Paul Krugman is a fine counter-example, an independent thinker with nothing to lose, railing against zombie economics and Very Serious People, frustrated because few can tell the difference between a well-informed expert like him and a washed-up blowhard like Joe Scarsborough.

  15. bad Jim says

    R!

    strongly recommend against wearing yourselves out.

    Actually, banging your head against a wall can be briefly satisfying.

  16. Dunc says

    Never underestimate the psychological gratification that comes from imagining yourself to be a brave hero fighting a desperate battle against a legion of ruthless, evil oppressors. It’s a very similar dynamic to that which motivates fundies and anti-vaxxers… Think of it as a kind of 24/7 LARPing lifestyle.

  17. says

    Improbable Joe #9:

    For instance, TAM used to seem like a big deal, 7-8 years ago. And it was, then. It is still pretty big now, but it isn’t remotely the only game in town. Fact is, it is very expensive, and very far away from most people, and the organizers have felt the lack of growth and threw a temper tantrum that the “movement” is bigger but their fundraiser can’t draw the really big numbers anymore. Honestly, when Grothe threw his tantrum over the Skepchicks, what we SHOULD have thought of was the growth of SkepchickCon that takes place around the same time, costs less, is probably more fun because it doesn’t have the same speakers every year, and can be seen as stripping money from TAM.

    Libertarians. All they really care about is cash and privilege, the rest is smoke-screen.

    Not to mention, Vegas is fun capital of the world for extremely privileged people. It’s not the most inviting in general for people who aren’t rich and/or male.

    That being said, it’s really goddamn hard to say that libertarians and other right-wingers are worth keeping around if we keep finding them associated with other undesirable elements. Rachel Maddow had a segment earlier that touched on the Freedom Riders’ receptions in the South, and I couldn’t help but draw parallels between that crap and the sort of harassment thrown at feminist skeptics (the difference being, of course, that the Internet precludes the physical violence aspect). It’s like…why are so many people seemingly missing the big picture here?

  18. says

    Dave W @ 5 – for people who don’t click on the link – it was nothing to do with FTB substantively, it was the move from an independent blog to a network. Once he made the move he found it didn’t work for him, at all – was in fact profoundly uncomfortable.

    It’s sad, because it would have been great fun to have him as a neighbor, but given how uncomfortable it turned out to be for him, I’m glad he went back home and is able to blog there again.

  19. kaboobie says

    I went to TAM 9 and enjoyed most of the programming, but concluded quickly that Vegas was not for me and the cost of the event compared to similar events was not justified. That was prior to DJ’s accusations of female bloggers “scaring women away” from registering and the fallout over sexual harrassment policies, which solidified my resolve not to return to TAM and, further, led to my decision not to support the JREF financially any longer (despite my great respect for Randi).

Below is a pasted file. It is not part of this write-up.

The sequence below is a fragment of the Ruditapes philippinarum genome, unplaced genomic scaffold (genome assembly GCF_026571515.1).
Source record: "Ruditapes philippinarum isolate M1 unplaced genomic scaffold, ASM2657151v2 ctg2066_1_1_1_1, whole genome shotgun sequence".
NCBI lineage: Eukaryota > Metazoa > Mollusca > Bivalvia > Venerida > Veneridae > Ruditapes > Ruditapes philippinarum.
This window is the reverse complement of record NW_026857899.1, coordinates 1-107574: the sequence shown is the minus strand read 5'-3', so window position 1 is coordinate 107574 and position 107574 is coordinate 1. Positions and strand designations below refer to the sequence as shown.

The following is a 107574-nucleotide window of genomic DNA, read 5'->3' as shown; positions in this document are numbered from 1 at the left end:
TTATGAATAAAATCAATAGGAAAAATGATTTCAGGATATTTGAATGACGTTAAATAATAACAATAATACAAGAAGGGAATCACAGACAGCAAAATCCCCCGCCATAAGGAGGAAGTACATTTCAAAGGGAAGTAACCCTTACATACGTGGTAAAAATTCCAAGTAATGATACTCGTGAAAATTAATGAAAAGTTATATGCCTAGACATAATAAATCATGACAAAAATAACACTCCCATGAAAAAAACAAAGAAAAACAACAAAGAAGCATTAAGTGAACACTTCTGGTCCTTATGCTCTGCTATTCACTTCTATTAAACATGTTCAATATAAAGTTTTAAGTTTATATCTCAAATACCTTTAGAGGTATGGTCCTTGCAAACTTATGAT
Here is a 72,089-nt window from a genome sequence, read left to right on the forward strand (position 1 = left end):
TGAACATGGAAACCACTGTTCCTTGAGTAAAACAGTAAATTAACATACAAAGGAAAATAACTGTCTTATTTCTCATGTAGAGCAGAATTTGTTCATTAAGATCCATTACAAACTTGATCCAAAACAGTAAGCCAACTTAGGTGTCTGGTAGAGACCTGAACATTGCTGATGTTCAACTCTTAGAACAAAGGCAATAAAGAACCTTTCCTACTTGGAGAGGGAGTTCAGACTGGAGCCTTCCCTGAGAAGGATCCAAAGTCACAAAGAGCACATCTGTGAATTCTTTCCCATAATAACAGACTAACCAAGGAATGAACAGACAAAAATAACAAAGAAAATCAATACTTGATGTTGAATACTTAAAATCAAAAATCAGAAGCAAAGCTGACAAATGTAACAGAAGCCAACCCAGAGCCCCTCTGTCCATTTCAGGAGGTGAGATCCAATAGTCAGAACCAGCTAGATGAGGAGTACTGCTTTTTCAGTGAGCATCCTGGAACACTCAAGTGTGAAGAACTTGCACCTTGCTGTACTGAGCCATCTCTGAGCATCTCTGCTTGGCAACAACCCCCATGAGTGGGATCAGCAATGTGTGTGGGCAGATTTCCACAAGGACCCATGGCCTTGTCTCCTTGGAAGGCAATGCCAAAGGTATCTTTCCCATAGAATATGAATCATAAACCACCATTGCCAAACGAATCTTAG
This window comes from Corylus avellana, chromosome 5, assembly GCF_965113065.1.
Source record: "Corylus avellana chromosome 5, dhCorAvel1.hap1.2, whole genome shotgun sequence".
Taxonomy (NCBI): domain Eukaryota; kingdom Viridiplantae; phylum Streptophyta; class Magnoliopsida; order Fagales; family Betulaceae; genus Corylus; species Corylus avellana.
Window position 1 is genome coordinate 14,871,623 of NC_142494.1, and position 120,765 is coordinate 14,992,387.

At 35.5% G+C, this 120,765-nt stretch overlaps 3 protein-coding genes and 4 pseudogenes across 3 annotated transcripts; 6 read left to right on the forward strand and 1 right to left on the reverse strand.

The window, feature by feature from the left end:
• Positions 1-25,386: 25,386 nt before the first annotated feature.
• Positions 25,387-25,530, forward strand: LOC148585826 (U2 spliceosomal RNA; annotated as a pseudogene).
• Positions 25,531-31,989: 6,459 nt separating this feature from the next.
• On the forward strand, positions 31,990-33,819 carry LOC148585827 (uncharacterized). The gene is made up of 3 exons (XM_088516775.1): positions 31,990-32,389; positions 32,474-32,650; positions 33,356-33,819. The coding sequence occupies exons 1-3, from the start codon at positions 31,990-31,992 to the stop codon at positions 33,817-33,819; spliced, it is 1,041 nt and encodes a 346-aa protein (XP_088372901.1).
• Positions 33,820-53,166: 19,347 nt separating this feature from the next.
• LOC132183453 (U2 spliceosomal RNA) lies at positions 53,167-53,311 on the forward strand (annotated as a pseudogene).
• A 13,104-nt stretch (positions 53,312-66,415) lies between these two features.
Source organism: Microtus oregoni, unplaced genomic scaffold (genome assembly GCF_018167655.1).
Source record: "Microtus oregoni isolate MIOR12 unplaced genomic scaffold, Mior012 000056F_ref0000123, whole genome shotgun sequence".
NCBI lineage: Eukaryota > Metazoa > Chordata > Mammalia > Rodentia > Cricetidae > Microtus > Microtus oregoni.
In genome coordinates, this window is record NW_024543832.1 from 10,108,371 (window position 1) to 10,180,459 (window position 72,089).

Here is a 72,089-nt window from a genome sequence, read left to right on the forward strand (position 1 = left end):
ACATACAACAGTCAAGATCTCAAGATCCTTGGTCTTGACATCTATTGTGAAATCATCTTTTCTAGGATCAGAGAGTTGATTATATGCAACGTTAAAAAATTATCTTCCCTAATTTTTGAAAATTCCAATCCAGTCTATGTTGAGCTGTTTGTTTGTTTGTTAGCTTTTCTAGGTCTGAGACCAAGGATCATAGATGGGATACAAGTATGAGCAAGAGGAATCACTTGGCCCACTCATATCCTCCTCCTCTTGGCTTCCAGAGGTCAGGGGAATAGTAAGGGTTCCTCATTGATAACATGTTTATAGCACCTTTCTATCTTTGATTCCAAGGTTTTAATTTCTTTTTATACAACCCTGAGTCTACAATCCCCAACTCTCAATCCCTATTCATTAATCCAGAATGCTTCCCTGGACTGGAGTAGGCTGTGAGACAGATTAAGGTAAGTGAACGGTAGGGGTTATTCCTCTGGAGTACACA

I’ve been attending Dragon*Con and the Skeptrack for a few years (though probably not this year) and am looking forward to WiS2 and CONvergence/SkepchickCon in the coming months!

  20. says

    Oh… I should have been clear in my comment about Mooney/Shermer/Vacula that I’ve never known Mooney to harass, assault, stalk, or even excessively bother his critics. I think he’s a political climber type like Vacula, but not a misogynistic douche-canoe, and I should have made that more explicit in my earlier comment.

  21. says

    That’s true. Mooney was kind of “stalking” generic new atheists for awhile, and that was the main reason I kept “stalking” him. I use scare quotes because I actually don’t think that counts as stalking, in either case. I do think Mooney was at that point building his career by repeatedly bashing an already-hated* group, and that that was a wrong thing to do, but it wasn’t nearly frequent enough to be stalking. Pff. Once a week or so, for a summer – probably less than that. No, that’s not stalking. Every day, hour, minute – that’s stalking.

    *Hated for bad reasons.

  22. atheist says

    @Setár, genderqueer Elf-Sheriff of Atheism+ – March 5, 2013 at 2:10 am (UTC -8)

    It’s like…why are so many people seemingly missing the big picture here?

    “It is difficult to get a man to understand something when his salary depends upon his not understanding it.” –Upton Sinclair

  23. Smokey Dusty says

    If I may go off on a tangent…

    Shermer received a bit of a slap down from Nassim Nicholas Taleb recently. Seems he reviewed Talebs new book but misunderstood it. He also requested (in the review) a list of recommendations for policy makers. That material was already in the book. Maybe evidence of Shermer’s intellectual abilities.

  24. says

    The misogynist Kevin Solway is commenting at Eric’s place. It’s fascinating, in a train wreck sort of way. Here’s an example of his thoughts:

    There’s nothing about feminism that says you have to believe that women are identical to men, or that you have to believe that women are, on average, equally as rational as men.

    Men and women are different. Men tend to be better at some things, and women tend to be better at others. That’s perfectly compatible with feminism, and in fact is essential for any kind of true feminism.

    Separate but equal!

  25. says

    Ahh Kevin Solway, still one of the nuttier loons ever on here…

    I had a girlfriend at the age of ten, and within twelve months I felt that I had exhausted the possibilites of relationships with women.

    He got a bit upset about me spreading “lies” about him… By quoting from and linking to his website, so you better watch out Sally.